Saturday, 20 September 2014

Why DO I do this?...

This is what I sometimes make passing mention of:-

I make masters for model aircraft companies as well as slot cars and railways.  This particular client got some part started masters in a deal when he bought a small company.  This box of wrong, mis-shapen mouldings, vac-formings and "dabbles" is what I was given to base the correct pattern on. This is a Pilatus PC12 turbo -jet "executive" jobby in 1/72nd scale.

This involved taking the best of the bad jobs and cutting them so viciously that they became unrecognisable and then rebuilding them with Milliput, including the entire cockpit area on both sides.
Then they had to be re-fixed with superglue and Milli until they matched the plans.  Then they had to be ground out and scraped internally till they looked reasonably smooth and even (an on-going process).  In order that I could give the fuselage a decent section I had to cut recesses in one half and add tongues in the other which register perfectly.  Who remembers "locate and cement" on early Airfix instructions?  Well it was the crap fit of those early kits that made me give up kits for life. I was 8 years old and vowed never to waste another penny of my hard earned pocket money on a kit.  I have kept to that in the intervening 54 years, too.  But irony, or is it paradox, of ironoxes, I end up making the patterns for other peoples' kits.  At least I can make sure they fit!

Here's work so far:-
Any line you can see on these is where I have either filled, removed, shortened, reduced, extended or totally restructured what I was sent.
The fin section is all new as there wasn't anything in that junk box of previous bits to use or modify.
There were no wing roots or fairings at all.  These are entirely Milliput.  The portholes were either not there, filled or in the wrong place and there were no cockpit sections whatever. These are entirely Milliput in sections, cooked on top of my tower unit where it gets a bit on the warm side.  The black is Milliput black, which I have had to take to because the dealer had no yellow/green, that most of the model is so far.  But fear Milli is very good, sets hard and sticks better than yellow/green. Just takes some getting used to when the lighter stuff has always been there.  The black is a little more expensive, but just better.  BTW, the white stuff is crumbly, chalking crap. It's no finer than green or black, so don't waste your money on it.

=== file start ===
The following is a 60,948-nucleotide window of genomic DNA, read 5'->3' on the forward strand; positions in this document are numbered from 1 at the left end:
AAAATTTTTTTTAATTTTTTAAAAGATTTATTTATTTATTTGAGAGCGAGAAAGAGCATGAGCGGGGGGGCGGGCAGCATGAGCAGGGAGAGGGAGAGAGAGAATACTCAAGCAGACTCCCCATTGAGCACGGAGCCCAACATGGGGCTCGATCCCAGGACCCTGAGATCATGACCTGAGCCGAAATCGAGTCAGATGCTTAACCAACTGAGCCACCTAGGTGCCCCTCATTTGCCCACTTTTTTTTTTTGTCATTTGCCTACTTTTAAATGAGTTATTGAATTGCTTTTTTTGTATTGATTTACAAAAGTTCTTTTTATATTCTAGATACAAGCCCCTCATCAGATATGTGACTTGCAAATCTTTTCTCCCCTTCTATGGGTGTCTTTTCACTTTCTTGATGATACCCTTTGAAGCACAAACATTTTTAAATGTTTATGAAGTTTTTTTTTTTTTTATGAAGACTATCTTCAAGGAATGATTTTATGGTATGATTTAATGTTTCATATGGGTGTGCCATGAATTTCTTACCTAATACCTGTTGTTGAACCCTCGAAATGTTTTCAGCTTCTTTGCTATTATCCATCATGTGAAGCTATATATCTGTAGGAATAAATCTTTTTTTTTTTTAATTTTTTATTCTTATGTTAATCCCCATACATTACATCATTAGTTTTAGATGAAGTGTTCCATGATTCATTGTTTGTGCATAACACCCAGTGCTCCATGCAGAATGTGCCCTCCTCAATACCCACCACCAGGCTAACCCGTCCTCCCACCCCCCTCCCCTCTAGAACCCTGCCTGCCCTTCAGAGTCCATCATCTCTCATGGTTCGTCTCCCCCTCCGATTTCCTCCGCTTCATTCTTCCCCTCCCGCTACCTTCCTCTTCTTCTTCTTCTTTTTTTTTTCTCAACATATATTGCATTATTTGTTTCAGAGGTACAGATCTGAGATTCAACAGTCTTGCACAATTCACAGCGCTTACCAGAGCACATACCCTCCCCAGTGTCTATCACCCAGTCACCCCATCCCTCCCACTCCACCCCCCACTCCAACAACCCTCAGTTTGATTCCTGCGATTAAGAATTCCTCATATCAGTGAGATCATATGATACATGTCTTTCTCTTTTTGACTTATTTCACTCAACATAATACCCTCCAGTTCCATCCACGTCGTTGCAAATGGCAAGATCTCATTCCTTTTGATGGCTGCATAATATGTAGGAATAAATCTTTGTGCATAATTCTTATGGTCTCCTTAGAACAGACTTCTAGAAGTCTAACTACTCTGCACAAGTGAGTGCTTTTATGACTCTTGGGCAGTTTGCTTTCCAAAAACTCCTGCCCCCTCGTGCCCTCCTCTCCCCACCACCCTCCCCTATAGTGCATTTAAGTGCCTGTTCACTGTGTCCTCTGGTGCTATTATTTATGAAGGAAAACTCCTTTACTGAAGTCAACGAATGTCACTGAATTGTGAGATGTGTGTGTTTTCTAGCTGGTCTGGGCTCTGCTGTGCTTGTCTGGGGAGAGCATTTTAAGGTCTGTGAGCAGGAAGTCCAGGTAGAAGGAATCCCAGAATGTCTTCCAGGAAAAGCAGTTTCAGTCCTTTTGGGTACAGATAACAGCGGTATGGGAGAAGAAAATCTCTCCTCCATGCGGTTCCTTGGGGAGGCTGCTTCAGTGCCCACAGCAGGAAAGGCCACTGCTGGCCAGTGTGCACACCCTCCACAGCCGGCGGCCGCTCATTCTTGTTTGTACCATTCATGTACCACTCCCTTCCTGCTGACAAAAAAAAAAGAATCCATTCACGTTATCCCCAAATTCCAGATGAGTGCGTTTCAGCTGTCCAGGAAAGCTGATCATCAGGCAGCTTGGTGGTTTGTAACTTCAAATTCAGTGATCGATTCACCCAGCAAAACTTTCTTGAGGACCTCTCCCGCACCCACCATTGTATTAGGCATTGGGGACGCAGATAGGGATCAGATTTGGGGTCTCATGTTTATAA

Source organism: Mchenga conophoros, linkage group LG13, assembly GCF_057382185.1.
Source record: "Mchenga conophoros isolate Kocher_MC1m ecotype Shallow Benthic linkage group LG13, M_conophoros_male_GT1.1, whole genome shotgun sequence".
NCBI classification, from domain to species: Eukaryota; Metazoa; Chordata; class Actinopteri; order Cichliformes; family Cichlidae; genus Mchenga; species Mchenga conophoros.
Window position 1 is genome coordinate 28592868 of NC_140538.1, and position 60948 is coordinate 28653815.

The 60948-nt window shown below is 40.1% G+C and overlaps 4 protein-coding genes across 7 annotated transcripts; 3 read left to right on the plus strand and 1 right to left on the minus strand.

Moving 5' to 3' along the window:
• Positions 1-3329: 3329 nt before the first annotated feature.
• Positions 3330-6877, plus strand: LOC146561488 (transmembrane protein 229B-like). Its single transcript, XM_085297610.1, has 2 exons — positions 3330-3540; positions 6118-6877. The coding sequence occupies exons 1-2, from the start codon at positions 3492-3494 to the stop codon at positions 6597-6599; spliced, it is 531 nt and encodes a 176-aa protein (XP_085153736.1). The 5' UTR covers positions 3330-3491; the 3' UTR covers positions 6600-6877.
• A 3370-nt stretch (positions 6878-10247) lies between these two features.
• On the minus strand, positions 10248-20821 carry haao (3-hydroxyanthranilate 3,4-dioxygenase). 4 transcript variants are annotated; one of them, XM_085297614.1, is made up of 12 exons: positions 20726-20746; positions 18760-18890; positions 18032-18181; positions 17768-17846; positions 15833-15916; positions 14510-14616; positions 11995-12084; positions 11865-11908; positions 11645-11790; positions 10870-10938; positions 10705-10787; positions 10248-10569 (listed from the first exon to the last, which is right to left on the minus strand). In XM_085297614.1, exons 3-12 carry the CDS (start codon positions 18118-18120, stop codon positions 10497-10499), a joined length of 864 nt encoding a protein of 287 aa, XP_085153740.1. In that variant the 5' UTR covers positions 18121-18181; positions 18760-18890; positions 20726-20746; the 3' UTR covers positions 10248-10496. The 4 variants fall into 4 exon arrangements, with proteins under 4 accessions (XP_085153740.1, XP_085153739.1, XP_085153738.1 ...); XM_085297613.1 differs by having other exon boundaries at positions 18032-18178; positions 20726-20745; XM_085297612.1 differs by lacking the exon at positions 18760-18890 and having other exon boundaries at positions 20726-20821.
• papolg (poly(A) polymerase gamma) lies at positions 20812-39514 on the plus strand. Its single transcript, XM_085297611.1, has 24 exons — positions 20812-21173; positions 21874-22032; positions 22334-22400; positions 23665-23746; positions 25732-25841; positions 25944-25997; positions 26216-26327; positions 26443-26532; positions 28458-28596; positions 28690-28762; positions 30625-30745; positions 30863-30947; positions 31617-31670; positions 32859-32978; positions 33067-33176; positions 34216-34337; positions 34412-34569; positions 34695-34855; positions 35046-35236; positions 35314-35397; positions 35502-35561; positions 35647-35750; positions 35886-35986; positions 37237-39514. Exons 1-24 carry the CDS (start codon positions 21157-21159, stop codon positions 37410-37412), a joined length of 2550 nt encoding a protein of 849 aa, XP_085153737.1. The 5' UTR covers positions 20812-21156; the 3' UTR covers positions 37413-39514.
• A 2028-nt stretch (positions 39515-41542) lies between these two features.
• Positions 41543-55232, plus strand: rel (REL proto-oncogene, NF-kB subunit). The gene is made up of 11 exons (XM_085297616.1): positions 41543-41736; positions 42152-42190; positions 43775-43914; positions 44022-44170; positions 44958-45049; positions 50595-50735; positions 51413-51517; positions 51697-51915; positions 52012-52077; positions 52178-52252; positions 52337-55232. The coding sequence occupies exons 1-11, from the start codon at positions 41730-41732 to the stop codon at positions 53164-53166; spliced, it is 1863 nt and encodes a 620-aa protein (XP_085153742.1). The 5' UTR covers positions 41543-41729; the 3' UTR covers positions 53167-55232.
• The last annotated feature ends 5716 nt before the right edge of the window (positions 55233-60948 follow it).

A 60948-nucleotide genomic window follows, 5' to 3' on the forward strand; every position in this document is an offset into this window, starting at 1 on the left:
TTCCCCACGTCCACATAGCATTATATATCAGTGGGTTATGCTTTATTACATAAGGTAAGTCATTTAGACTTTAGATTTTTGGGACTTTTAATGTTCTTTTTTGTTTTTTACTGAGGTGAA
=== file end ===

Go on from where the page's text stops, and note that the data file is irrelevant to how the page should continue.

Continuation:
Now here's a right old mixture.

Here we have previous resin wings and weird kicked up separate tips, extended with Ureol on the roots, including black Milli, styrene on the tips (there were too skinny) and epoxy one-shot filler, borrowed from German contracts in the 90s to fill digs and scratches.  The wings were at least half an inch too short AND different from each other.  The tailplane was a good half inch too narrow, so it needed adding to, but is so thin it's very difficult to keep a line of superglue holding.

Here we have the insides showing. The best way to smooth all that is to grind up a suitable bit of thin steel and scrape it to shape.  Files just don't remove enough, or have the shapes needed. Although a small good quality gouge can help start it.

So there we are. Not all masters begin with a block of Ureol or wood.  Some time IS saved, but less and less it seems as the work goes on.
Wait till you see the Leopard Bizjet he's given me!

OH, BTW....ignore the previous post.  The mystery message box didn't come up this time.  Clearly my picture files were there all the time!  I went to an older file and downloaded an R1 hydro pic. perfectly (another interest!).  When I went back to "pictures" it worked fine.  Damned pootahs.


  1. Out of interest, do you think it might have been quicker to simply start over from scratch? I know I'm terrible at throwing away shoddy stuff I've done (hobby stuff or at work) to start over, but I will often throw away old stuff at work that someone else started and which needs improving to redo it from scratch as it will be quicker than trying to patch the old stuff.

    Glad to see Blogger is playing ball as well!

  2. Mark, it can be quicker, but where some awkward shapes have been done partly already it's best to stick with what you have. To start again would mean buying in material and making some awkward shapes from scratch on this one and it proved to be better to add and correct. Now here I must say, at risk of blowing the old trumpet, that I am very quick with modifications. That's just years, really and slot car experience, where many are clients saying "can you turn this big arched Rover P6 back into a road car", for instance. Then you'd be shocked what I can do with the disc sander and bandsaw while the coffee cools down! My method being attack, attack....finesse. It's the finessing that'll take the time!

  3. HOW can you do it would be more near the target here! Your mastery of the ever-pesky milliput is nothing short of amazing. I love the stuff, having just done some chimneys with it, but I find it needs an awful lot of concentration and lip-biting on my part. Looking forward to seeing how you get on!

  4. Thanks, Iain. I don't know about you, but I sense a slight change in the formulation of Milliput yellow/green lately. It seems a bit granular when in the raw stick phase and is a little more difficult to spread thin, but with the golden rule of "keep your digits wet" it's still invaluable stuff. I've made all my figure masters in Milliput and some car masters have been almost half made of it. Are you a lip biter? My lad is a tongue poker!